Medium Cool Movie Review
The result is one of the most vibrant and eye-opening films ever made, a bit of fantasy that seems devastatingly real -- because, in large part, it is.
Robert Forster smolders as Chicago TV cameraman John Cassellis, jaded but calmly professional as he coldly documents car wrecks and generous cab drivers, waiting for the Convention to arrive. Meanwhile, he has a few romps in the hay, with a sultry nurse named Ruth (Marianna Hill) and a single mother from Appalachia named Eileen (Verna Bloom), caring for her son in one of the worst slums of Chicago. As Cassellis becomes entwined with Eileen, becoming a surrogate father for the boy, he loses his job and apparently his mind as well -- all while the politically-charged world he lives in begins to melt.
Wexler's creation is masterful -- a hyperrealistic look at the world that should make Robert Altman (who, for some reason, gets massive praise for the dull Nashville) hang his head in shame. While the circumstances around the making of the film itself is enough to elevate the movie to classic status, the end result is equally impressive. Notably, Wexler introduces some of the best music cues ever -- with a roller derby's audio track slipping over into a sex scene, as well as "Happy Days Are Here Again" playing over the riots (beat that, Tarantino!). The story -- about a jaded America during the 1960s -- has become more relevant than ever.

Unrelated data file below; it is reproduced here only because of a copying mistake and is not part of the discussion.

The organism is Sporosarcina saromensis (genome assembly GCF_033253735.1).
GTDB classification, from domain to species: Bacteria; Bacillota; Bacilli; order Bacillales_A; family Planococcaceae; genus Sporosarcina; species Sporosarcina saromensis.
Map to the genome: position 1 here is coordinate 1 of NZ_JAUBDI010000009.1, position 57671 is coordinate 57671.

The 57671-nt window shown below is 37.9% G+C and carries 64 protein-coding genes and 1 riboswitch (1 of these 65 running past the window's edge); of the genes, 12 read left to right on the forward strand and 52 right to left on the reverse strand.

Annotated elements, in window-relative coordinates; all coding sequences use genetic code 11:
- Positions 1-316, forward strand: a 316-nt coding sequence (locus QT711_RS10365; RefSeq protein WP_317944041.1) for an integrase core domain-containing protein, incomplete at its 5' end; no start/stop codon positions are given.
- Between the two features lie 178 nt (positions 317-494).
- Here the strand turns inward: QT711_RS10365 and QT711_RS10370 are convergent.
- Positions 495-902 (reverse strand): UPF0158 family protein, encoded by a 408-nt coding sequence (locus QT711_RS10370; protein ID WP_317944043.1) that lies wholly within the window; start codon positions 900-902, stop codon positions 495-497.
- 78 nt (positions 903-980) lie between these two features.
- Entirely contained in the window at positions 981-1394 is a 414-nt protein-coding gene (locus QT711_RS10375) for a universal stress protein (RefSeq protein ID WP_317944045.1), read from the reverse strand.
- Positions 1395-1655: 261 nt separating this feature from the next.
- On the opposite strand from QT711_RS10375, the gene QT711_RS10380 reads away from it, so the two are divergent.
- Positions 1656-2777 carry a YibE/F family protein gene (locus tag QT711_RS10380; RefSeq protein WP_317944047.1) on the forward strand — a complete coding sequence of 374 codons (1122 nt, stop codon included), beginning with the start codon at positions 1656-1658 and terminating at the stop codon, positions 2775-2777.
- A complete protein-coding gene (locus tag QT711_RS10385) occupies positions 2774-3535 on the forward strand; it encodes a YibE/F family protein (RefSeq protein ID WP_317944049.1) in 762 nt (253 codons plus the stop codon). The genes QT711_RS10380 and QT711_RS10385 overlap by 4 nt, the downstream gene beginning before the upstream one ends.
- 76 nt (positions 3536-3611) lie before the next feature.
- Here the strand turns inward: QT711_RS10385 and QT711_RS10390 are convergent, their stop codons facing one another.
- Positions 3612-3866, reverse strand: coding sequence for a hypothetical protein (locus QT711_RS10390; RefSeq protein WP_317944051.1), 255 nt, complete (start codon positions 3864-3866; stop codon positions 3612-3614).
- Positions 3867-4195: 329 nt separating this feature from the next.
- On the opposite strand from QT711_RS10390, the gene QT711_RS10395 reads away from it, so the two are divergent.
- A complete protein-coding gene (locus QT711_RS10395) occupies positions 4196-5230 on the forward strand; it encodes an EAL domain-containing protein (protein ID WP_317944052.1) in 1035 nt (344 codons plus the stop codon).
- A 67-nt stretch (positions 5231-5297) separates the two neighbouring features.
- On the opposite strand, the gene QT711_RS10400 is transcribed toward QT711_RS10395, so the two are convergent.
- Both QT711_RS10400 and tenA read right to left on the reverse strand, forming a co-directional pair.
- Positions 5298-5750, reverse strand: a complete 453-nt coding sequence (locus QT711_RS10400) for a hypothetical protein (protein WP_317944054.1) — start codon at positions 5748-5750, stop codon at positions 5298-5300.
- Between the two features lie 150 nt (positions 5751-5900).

Originally rated X, Medium Cool has just been reissued on DVD, complete with a telling commentary from Wexler, consulting editor Paul Golding, and actress Hill. Wexler's context is outstanding -- but Hill, who is only in about 5 minutes of the movie, has little to do but cringe and squeal when her (fully) nude scene pops up. Oddly, that makes it even more compelling.
A must-own for any cineaste.